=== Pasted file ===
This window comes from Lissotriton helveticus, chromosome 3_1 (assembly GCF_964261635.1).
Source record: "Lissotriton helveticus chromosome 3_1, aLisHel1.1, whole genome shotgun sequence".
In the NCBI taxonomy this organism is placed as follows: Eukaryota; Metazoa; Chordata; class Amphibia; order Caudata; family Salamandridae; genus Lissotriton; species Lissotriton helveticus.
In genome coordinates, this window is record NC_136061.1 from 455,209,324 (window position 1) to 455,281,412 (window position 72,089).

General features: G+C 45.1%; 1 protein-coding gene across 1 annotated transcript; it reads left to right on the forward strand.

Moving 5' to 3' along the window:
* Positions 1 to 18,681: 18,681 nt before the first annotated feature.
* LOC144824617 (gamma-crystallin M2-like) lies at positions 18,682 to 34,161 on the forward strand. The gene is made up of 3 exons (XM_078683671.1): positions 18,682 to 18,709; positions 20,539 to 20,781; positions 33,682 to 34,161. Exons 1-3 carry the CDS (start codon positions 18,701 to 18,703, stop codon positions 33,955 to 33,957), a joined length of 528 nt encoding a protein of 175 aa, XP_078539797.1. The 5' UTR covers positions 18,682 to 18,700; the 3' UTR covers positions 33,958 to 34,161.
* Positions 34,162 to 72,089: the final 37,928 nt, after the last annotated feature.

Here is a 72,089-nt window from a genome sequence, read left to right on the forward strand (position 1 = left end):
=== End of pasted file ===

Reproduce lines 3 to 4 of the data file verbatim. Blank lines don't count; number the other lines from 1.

In the NCBI taxonomy this organism is placed as follows: Eukaryota; Metazoa; Chordata; class Amphibia; order Caudata; family Salamandridae; genus Lissotriton; species Lissotriton helveticus.
In genome coordinates, this window is record NC_136061.1 from 455,209,324 (window position 1) to 455,281,412 (window position 72,089).